06-12-12, 07:58 #1Registered User
- Join Date
- Jan 2012
Unanswered: data capture for sysibm.systables
I have a question about the data capture for sysibm.systables
While reading the DB logs using db2ReadLog() I see that I get records for the table sysibm.systables inspite of its data capture set to none
select data_capture from sysibm.systables where creator='SYSIBM' and name='SYSTABLES'
The above query returns an N.
But every time I run the following query I get a record for sysibm.systables from db2ReadLog()
alter table usertable data capture changes
How is it that I am seeing the changes to sysibm.systables being captured in the DB log when the data capture for it is set to N ?
06-12-12, 08:20 #2Registered User
Provided Answers: 11
- Join Date
- Apr 2006
all the tables that get modified are in the log
only if datacapture is on - they save more data and before data if needed
in the logrecord there is an indication if dc is on so they can identify the rows needed for captureBest Regards, Guy Przytula
Database Software Consultant
Good DBAs are not formed in a week or a month. They are created little by little, day by day. Protracted and patient effort is needed to develop good DBAs.
Spoon feeding : To treat (another) in a way that discourages independent thought or action, as by overindulgence.
DB2 UDB LUW Certified V7-V8-V9-V9.7-V10.1-V10.5 DB Admin - Advanced DBA -Dprop..
Information Server Datastage Certified
06-12-12, 09:12 #3Registered User
- Join Date
- Jan 2007
- Jena, Germany
I guess there is a misconception on what the log is for. Logging always happens on all DB2 tables, including the tables of the DB2 catalog. That is done for recovery purposes in case of a system crash to get the database back to the most current point in time right before the crash. Also, the log can be used to undo changes done in a SQL statement and/or transaction in case the statement fails or the transaction is rolled back. Another, secondary usage for the log data is in replication situations where you want to get all changes from system A (where the log is written) to some other system B to keep A and B in sync. DATA CAPTURE changes a bit what exactly is being logged so that replication tools have sufficient information to replicate the data changes to the target systems.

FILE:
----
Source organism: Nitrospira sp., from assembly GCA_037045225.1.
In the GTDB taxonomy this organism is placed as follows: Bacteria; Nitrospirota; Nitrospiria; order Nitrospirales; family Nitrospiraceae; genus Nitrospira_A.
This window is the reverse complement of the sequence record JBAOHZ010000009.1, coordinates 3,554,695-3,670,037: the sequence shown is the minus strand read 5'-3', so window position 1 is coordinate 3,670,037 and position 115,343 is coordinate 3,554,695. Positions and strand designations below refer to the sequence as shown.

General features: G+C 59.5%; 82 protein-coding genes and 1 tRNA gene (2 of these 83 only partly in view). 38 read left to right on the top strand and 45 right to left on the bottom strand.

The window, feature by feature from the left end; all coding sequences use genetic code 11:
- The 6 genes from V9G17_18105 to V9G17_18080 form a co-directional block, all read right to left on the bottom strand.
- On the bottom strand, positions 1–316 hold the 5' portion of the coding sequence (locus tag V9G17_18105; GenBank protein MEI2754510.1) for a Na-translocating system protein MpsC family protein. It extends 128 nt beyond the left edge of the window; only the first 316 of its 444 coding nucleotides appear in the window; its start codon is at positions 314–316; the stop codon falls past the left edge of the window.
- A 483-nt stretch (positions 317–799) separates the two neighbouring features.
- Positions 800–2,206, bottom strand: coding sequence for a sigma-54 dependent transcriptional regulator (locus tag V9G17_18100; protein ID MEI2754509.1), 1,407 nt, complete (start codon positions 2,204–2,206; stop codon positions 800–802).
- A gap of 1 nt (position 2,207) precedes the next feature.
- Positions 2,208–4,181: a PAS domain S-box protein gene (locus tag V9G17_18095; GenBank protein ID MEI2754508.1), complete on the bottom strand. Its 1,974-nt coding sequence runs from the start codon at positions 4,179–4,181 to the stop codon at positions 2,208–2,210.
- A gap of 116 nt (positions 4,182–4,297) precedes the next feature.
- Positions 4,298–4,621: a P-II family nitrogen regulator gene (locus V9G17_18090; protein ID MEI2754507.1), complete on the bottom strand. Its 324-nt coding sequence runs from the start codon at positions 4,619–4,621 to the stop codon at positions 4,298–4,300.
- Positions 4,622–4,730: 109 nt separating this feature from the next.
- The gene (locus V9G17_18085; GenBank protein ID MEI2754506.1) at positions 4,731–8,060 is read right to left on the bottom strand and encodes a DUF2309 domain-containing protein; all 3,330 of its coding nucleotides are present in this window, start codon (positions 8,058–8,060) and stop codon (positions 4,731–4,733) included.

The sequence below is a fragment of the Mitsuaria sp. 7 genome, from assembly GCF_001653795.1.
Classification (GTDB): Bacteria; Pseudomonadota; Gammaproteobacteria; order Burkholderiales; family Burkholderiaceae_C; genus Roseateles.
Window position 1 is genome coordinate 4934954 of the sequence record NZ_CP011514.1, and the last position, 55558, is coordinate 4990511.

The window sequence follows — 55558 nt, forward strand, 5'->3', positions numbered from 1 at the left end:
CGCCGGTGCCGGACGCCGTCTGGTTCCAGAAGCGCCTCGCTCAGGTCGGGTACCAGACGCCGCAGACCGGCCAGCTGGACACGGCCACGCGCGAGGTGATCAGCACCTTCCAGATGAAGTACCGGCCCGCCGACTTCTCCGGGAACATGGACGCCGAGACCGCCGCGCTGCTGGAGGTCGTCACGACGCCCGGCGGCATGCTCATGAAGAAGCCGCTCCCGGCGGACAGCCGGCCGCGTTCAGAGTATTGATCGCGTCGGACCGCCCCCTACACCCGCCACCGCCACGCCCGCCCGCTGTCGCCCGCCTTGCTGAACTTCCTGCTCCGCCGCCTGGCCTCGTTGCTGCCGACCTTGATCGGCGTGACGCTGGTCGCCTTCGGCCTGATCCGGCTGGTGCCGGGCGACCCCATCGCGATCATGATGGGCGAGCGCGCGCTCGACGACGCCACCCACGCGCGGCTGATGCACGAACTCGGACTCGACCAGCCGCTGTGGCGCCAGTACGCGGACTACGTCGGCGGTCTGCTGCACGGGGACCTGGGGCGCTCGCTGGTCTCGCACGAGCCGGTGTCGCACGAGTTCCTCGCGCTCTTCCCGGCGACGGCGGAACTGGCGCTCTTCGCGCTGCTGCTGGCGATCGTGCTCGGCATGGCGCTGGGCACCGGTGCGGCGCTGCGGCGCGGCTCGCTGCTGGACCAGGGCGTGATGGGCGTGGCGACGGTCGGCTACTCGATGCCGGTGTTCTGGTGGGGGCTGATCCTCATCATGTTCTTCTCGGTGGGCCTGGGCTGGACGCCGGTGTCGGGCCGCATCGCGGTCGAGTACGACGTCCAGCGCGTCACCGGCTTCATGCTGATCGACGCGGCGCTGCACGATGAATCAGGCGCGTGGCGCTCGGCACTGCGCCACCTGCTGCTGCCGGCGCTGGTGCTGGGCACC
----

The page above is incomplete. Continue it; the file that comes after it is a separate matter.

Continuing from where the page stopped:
For example, consider the case where some attributes of a row are updated. For recovery purposes, DB2 only needs to log the actual changes using before/after images for those changes. For replication, you may need more information like the complete row or the value in a unique key column. Otherwise, you couldn't identify uniquely the row in the target system on which the update should be applied. So if DATA CAPTURE has been turned on, the additional details are written to the normal log as well.Knut Stolze
IBM DB2 Analytics Accelerator
IBM Germany Research & Development